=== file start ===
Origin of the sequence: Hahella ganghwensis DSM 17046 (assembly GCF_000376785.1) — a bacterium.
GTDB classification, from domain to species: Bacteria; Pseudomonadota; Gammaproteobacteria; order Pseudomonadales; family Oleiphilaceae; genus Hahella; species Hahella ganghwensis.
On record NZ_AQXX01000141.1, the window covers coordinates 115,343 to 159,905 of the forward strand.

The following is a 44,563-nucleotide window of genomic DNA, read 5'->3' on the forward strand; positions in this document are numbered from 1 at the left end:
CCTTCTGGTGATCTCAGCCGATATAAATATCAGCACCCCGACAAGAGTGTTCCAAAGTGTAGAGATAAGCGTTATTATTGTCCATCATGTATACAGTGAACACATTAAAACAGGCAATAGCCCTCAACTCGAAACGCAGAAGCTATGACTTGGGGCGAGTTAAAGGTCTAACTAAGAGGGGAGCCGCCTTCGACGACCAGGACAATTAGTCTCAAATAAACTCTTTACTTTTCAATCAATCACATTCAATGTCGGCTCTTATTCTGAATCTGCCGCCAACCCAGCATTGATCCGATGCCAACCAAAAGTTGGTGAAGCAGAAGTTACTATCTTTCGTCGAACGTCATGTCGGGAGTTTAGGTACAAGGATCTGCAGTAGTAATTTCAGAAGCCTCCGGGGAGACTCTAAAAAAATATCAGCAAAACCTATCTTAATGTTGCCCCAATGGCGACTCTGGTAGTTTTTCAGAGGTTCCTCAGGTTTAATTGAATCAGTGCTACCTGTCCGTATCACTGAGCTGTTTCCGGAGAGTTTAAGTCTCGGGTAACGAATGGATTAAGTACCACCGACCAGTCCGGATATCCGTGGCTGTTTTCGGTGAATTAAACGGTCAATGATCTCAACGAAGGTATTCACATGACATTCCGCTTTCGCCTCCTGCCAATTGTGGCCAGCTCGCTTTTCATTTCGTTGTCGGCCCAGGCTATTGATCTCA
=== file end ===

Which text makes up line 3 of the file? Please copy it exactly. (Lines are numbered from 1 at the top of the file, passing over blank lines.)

On record NZ_AQXX01000141.1, the window covers coordinates 115,343 to 159,905 of the forward strand.